The biggest crude oil buyers in the Asian market are India and China. The reducing demand for the oil has threatened the Asian as well as the global oil market. India and China are regarded as the two pillars of the petroleum and oil market, but eroding demand has increased the trade tension globally. Moreover, this has exposed the weakness of the Asian crude oil market. The two countries together buy more than 12 percent of the world’s oil and their growth has uplifted the global oil market since 2006. However, since July their shipped imports were nearly 50,000 barrels per day (bpd), whereas their January–June average was about 12.4 million bpd. This reducing oil demand has inflated the crude oil prices. Moreover, the sanctions with the U.S. and China-US trade war have supplemented the growth of the crude oil prices.
The Demand Will Continue To Slow Down
The factors such as the U.S. sanctions on Iran and the increased imports from Japan and South Korea resulted in rising oil prices. The shipping data clearly state that the annual growth from the top five buyers of Asian market including India, China, Japan, South Korea, and Taiwan has fallen from 3.5 percent in 2016 to nearly 2 percent in this year. Traders expect the downfall of the demand in future also owing to the trade conflict between China and the U.S. Moreover, the renewed trade sanctions against Iran, the world’s major oil exporter, will target the petroleum sector, disrupting the crude oil market further.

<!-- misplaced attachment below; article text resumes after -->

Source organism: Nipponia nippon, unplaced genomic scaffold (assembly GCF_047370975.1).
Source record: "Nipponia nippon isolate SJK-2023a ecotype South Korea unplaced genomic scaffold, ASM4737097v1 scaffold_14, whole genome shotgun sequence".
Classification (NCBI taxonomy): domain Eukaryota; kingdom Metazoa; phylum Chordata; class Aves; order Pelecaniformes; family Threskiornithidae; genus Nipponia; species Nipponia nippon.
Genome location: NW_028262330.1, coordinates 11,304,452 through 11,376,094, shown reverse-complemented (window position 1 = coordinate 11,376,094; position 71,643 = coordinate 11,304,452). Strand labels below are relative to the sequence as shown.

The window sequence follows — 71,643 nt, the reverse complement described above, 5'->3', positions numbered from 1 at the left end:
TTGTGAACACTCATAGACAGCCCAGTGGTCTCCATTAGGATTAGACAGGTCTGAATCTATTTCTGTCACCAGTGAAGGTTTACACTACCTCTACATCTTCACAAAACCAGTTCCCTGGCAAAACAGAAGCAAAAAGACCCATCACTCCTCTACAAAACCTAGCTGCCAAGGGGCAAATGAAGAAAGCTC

As per reported by Reuters, Sushant Gupta, the research director at energy consultancy Wood Mackenzie, stated that any further escalation in a trade war between the two major economies is a vital downside risk, and will lead to a slowdown in the Asian crude oil demand growth in the next year. This may lead to downward pressure on oil prices.[The views and opinions expressed in this article are those of the authors and do not necessarily reflect the views and/or the official policy of the website. ]